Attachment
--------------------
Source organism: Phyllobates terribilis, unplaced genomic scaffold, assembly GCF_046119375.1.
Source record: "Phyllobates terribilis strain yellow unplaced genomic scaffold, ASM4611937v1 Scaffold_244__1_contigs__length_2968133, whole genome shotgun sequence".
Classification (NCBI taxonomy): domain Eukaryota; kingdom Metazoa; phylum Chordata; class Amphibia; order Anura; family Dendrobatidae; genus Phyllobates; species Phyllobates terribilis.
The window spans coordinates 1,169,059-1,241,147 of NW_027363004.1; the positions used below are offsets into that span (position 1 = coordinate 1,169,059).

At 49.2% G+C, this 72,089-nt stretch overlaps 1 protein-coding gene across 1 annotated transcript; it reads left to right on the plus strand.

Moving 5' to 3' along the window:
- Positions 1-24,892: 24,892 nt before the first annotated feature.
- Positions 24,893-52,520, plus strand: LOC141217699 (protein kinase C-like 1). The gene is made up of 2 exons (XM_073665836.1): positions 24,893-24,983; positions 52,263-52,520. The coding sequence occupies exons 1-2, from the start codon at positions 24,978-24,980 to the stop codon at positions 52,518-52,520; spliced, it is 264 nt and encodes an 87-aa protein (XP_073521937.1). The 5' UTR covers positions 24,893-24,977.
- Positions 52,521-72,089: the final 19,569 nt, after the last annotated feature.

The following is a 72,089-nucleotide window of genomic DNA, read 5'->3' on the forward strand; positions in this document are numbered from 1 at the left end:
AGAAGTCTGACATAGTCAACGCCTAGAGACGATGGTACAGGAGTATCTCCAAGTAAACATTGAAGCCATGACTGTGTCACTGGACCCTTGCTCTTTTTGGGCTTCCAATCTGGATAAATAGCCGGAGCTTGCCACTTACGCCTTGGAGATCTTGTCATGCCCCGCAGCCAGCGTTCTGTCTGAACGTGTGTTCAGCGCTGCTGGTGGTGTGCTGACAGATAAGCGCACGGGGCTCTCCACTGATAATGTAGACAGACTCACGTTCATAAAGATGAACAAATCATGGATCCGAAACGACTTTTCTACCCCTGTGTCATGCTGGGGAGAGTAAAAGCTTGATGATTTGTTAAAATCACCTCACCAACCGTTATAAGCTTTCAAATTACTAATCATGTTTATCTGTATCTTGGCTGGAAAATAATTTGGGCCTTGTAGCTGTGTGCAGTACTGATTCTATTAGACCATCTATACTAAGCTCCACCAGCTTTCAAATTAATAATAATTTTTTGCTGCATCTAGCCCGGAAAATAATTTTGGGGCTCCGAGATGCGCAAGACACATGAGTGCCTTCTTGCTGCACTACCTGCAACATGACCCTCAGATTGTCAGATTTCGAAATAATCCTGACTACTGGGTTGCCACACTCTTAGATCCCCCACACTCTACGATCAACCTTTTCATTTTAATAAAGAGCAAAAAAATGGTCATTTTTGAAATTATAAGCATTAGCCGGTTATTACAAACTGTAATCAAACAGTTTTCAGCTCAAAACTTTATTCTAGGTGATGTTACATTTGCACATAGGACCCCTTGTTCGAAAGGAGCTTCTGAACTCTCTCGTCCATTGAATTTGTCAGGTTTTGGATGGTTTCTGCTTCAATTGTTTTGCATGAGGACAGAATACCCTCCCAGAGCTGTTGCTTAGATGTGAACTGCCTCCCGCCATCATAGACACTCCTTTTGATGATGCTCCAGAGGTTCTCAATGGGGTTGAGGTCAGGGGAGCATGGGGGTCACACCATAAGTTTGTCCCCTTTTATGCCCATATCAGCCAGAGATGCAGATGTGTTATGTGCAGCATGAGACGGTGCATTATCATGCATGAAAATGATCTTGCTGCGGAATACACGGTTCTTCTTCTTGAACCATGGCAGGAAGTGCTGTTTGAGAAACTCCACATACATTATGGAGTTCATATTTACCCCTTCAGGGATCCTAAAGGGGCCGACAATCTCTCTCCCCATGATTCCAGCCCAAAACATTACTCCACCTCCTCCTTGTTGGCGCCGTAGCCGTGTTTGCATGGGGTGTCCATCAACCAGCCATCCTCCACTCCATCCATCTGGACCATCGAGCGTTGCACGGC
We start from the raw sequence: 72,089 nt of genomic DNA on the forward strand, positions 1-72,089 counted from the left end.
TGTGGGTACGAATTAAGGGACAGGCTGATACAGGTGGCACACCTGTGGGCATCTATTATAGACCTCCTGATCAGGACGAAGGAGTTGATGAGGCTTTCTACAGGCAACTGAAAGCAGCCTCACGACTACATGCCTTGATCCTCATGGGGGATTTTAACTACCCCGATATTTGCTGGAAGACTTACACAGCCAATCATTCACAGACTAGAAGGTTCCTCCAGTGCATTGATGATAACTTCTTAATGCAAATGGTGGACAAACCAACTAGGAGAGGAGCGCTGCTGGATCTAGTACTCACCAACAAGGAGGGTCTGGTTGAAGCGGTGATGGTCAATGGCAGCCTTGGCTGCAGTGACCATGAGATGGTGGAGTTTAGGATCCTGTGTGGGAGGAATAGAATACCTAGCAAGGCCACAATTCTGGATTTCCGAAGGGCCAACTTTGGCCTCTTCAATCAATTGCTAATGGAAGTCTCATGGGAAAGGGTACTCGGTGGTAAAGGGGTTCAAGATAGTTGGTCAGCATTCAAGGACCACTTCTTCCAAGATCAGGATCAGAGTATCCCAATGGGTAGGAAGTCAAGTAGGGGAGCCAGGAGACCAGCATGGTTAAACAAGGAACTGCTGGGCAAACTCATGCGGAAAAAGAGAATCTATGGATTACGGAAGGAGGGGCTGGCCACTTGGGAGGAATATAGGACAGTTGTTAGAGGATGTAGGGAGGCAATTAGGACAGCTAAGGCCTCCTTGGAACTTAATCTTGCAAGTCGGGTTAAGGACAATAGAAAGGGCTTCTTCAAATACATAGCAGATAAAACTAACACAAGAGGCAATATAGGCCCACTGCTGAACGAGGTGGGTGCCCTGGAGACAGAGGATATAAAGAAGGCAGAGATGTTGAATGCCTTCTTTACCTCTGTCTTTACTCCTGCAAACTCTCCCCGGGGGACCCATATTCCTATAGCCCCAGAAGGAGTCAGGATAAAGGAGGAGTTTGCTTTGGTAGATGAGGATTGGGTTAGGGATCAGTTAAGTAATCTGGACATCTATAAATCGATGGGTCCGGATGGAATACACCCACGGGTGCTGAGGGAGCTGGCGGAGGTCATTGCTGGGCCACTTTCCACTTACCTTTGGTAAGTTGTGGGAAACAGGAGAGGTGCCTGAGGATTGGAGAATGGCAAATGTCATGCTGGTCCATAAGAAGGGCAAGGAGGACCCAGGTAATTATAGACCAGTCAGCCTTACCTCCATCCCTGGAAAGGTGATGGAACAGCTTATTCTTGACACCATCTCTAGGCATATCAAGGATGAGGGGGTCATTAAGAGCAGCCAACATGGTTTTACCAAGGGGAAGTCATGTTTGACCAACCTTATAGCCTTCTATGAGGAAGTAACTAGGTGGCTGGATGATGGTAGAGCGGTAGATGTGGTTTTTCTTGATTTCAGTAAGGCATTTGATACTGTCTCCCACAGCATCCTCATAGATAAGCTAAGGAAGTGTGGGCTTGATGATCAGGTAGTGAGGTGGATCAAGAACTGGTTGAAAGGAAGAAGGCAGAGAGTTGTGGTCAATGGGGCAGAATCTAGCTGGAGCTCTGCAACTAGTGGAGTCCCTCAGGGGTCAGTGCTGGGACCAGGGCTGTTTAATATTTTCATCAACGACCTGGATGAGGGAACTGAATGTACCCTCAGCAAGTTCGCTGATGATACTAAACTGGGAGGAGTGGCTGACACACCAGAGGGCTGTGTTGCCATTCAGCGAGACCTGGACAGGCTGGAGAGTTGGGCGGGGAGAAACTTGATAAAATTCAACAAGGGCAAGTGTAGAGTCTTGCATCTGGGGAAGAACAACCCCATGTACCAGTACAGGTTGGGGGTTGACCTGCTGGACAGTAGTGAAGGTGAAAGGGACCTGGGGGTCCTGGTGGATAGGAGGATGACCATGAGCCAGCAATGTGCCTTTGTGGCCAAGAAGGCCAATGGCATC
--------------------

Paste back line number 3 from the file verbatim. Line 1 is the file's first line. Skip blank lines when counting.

Classification (NCBI taxonomy): domain Eukaryota; kingdom Metazoa; phylum Chordata; class Amphibia; order Anura; family Dendrobatidae; genus Phyllobates; species Phyllobates terribilis.